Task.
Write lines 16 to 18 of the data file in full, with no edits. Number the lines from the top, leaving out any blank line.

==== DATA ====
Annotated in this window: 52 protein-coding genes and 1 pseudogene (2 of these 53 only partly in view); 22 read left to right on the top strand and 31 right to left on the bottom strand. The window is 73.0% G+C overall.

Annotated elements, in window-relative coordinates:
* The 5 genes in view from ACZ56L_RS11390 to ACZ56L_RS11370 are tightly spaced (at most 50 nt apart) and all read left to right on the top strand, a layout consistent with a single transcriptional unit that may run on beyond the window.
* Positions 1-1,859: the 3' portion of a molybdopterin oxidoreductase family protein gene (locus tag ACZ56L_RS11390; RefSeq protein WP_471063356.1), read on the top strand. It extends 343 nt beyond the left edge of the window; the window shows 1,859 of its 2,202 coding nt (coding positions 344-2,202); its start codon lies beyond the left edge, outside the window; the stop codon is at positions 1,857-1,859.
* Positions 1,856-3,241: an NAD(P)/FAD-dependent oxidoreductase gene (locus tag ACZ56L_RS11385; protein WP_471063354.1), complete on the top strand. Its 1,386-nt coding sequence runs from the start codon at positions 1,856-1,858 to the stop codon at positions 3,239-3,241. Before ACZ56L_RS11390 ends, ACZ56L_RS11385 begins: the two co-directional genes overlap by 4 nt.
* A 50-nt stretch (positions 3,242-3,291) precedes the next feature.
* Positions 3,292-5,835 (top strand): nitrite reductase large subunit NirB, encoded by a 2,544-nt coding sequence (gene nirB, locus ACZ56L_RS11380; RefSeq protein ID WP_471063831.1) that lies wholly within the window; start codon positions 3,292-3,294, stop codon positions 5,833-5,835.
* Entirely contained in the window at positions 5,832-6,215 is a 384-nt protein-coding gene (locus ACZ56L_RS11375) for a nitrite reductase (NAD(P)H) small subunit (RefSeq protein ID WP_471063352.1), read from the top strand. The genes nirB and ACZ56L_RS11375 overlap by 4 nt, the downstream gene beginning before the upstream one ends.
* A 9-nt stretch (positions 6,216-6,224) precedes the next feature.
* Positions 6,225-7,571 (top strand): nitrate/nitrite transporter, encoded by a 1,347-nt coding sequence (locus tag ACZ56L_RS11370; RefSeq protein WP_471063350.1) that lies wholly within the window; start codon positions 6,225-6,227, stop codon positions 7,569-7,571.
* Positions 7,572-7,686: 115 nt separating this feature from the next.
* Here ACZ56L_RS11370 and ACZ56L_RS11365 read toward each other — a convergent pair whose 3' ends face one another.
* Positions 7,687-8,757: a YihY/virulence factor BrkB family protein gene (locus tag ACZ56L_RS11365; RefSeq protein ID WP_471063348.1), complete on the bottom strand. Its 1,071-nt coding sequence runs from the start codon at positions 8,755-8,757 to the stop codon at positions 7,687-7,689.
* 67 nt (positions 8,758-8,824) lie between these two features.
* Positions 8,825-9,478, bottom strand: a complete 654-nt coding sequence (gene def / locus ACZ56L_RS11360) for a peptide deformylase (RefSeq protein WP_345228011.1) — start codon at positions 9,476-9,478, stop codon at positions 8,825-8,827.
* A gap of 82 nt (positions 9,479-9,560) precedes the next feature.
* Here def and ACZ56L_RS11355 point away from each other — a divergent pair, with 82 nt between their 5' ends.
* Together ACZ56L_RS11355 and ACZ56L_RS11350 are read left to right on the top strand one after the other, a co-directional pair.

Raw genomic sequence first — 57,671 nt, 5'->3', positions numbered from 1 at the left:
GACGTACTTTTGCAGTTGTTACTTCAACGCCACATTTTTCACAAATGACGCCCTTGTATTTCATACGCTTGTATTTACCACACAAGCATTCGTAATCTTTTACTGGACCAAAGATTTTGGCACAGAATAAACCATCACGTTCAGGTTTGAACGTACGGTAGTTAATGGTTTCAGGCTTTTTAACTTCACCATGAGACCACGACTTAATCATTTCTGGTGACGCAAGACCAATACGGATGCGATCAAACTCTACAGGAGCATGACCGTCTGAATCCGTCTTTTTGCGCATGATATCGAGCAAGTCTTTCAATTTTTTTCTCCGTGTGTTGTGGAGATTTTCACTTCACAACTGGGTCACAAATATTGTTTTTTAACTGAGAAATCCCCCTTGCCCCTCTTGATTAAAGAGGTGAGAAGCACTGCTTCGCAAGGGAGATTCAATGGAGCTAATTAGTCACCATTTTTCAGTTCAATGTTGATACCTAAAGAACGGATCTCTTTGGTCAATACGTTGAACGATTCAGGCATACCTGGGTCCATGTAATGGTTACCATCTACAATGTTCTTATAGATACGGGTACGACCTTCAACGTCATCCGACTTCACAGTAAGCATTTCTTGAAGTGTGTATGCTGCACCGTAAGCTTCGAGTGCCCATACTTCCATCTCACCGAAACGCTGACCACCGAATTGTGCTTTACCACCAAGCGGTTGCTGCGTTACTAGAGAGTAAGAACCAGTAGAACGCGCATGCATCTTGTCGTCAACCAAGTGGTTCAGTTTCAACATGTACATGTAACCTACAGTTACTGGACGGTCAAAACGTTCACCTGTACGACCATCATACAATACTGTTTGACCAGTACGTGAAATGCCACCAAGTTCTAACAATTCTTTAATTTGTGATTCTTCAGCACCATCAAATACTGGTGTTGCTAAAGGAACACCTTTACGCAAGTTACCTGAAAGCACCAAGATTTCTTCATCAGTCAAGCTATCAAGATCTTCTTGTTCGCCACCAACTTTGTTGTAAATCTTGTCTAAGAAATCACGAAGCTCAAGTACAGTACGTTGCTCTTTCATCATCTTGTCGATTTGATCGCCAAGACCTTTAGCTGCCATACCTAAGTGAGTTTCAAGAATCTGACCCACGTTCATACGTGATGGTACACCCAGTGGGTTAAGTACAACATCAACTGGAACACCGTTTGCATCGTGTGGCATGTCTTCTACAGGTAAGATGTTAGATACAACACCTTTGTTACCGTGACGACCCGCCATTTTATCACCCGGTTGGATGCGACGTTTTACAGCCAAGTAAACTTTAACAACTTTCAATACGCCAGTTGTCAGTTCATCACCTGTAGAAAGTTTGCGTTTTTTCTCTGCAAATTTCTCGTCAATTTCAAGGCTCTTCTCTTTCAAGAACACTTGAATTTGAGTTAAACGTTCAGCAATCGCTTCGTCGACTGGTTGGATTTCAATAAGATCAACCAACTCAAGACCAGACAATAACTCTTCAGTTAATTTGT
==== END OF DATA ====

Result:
* A gap of 82 nt (positions 9,479-9,560) precedes the next feature.
* Here def and ACZ56L_RS11355 point away from each other — a divergent pair, with 82 nt between their 5' ends.
* Together ACZ56L_RS11355 and ACZ56L_RS11350 are read left to right on the top strand one after the other, a co-directional pair.